In Spring 2014, the WMU Graduate Student Association (GSA) developed GradTalks, our own version of TEDtalks, an opportunity for WMU grad students to talk about their innovative research, travel to conferences, and other exciting scholarly experiences. TEDtalks grew out of a conference dedicated to tech, education, and design, and now the 10-minute, interactive presentation style used at that conference has spread world-wide and encompasses topics ranging from life-hacks, science and engineering, business practices, arts and humanities, social media and new technology. Thus far, our GradTalks have also embraced this inclusive scope, featuring students speaking about research in areas as diverse as dental anthropology, LGBT identity-creation in online forums, technology and disability studies, bacterial applications for curing cancers, education among Central American communities, and the transitional experiences of international students. The talks have been recorded and will be available online in the near future.
Recently, we talked to graduate alumna and former GradTalks participant Jamie Losee about her experience presenting in this forum. Jamie completed her MA in Anthropology last year, and her research focuses on dental anthropology.
Can you tell us a little about the topic of your GradTalks presentation and your research in general?
Jamie: My GradTalks presentation was on the preliminary results of my thesis, focused on secular trends in dental health in the US during the 1900s. I am interested in inequalities and differences in rates of dental disease in relation to SES, race, sex/gender, and time. My sample of human skulls was taken from the Hamann-Todd Collection housed at the Cleveland Museum of Natural History. This sample is a low SES population from the early 1900s, who all died in Cleveland. I am comparing my results to published literature on dental health from the mid to late 1900s. I have found racial secular changes in dental health, that could be related to changing cultural consumption patterns (sugar consumption, smoking, drinking, etc.).
How did you prepare for the presentation format?
A 10 minutes presentation seems long (or at least it did when I was an undergraduate), but when you are doing a presentation on your thesis research 10 minutes is nothing. I had to make sure that my presentation had a quick general introduction to my topic, so that everyone in the audience (non-anthropologists) would be able to understand and follow my research. Then, I also had to have time to present my results. It was definitely a task to try to fit everything into the 10 minute presentation, but it is really necessary to be able to condense your research into a shorter presentation for a general population.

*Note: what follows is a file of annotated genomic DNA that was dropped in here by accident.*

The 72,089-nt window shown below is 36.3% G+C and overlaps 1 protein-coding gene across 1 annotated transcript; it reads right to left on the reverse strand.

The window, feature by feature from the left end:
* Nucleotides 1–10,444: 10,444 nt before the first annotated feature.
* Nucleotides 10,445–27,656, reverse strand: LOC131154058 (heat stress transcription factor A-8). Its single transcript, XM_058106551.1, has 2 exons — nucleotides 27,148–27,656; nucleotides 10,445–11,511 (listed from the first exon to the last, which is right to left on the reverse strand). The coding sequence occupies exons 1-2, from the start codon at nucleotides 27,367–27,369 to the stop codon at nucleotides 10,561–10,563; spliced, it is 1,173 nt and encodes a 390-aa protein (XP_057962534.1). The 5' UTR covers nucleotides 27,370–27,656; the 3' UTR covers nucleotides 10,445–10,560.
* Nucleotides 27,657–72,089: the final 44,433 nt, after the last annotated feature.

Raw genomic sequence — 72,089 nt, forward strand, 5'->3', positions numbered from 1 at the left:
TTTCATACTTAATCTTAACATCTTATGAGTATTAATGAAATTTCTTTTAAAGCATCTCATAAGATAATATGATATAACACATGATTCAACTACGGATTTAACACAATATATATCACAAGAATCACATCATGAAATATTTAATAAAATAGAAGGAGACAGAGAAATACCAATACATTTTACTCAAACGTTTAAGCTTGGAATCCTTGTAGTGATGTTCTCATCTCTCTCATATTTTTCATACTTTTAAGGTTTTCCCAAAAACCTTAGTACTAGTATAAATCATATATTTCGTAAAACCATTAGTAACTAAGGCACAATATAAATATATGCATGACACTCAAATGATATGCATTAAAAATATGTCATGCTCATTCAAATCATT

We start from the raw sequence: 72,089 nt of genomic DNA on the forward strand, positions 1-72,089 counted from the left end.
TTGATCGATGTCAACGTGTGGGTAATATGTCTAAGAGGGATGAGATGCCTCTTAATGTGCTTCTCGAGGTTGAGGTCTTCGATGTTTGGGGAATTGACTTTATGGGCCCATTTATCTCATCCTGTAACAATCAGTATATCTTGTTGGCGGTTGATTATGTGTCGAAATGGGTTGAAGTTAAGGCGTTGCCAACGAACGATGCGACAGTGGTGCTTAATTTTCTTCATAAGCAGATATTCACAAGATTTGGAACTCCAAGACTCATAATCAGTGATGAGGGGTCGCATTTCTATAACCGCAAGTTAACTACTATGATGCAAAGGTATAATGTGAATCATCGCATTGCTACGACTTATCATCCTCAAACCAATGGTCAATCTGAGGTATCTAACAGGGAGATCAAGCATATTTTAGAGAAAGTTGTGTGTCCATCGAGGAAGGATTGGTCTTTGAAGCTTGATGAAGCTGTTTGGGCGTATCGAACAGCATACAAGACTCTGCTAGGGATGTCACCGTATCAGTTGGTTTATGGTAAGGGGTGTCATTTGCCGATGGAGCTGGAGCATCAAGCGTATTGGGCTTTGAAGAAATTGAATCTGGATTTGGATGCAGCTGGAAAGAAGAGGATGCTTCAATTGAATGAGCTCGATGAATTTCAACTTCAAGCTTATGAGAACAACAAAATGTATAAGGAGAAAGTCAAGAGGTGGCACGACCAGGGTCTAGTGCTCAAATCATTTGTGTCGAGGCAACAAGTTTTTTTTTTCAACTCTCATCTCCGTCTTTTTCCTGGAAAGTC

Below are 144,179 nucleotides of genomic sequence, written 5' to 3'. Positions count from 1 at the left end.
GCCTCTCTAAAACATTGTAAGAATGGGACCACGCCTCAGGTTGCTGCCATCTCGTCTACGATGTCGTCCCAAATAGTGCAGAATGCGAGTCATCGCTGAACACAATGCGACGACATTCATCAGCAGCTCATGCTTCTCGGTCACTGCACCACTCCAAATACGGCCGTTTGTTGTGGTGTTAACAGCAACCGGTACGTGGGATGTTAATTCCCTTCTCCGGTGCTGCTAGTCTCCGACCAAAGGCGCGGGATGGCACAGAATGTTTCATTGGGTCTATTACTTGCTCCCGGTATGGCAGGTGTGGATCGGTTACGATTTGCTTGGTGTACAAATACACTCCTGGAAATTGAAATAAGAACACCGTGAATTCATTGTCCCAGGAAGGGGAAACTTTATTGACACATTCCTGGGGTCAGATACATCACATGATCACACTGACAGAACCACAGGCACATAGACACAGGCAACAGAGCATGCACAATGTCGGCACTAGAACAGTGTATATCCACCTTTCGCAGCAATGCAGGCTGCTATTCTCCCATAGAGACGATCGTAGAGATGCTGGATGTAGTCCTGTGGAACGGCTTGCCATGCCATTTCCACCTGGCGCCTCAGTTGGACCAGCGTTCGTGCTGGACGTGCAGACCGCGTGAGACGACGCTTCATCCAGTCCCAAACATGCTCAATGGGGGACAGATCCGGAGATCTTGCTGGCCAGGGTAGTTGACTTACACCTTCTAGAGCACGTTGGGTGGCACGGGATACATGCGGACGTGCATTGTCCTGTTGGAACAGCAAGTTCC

How did the presentation help you? Was the practice talking about your research helpful?
It was great to start giving presentations about my results way before my thesis defense, because people have been able to ask me questions that helped focus and clarify my research and results. I, also, went to our international conference about two months after my GradTalks presentation in Calgary, Canada, and had already had a good place to start from, and a presentation under my belt. It is really important for a graduate student (any person in general) to be able to give a presentation and talk about their research in various formats to various audiences, and this experience was helpful to prepare me for future presentations (including my thesis defense). I really enjoyed being a part of GradTalks because I improved my presentation skills, but also improved my thesis as a result of discussion with other graduate students.
What is the greatest benefit of the Grad College offering this kind of event for students?
I think this event is a great benefit to the Graduate College because it allows for presentations to a cross disciplinary audience, which creates more well rounded research, these/dissertations, and graduate students. Explaining your research to someone from a different academic background can be very difficult, but often allows for discussion that would have never taken place between two people with similar backgrounds. I never could have imagined that other graduate students (may who I had never met) could help improve my research so much. I also think this is a great benefit because it gives graduate students the ability to present their research, which can sometimes be difficult. Academic conferences can sometimes be hard to get accepted to and are frequently far away and costly, so having this medium on campus is amazing!
GradTalks will start again in Fall 2014, and GSA will begin accepting applications for presentations in September. Any student wishing to share an exciting research idea or scholarly experience to a supportive, audience from a variety of disciplines should consider presenting. For more information, contact the GSA at firstname.lastname@example.org.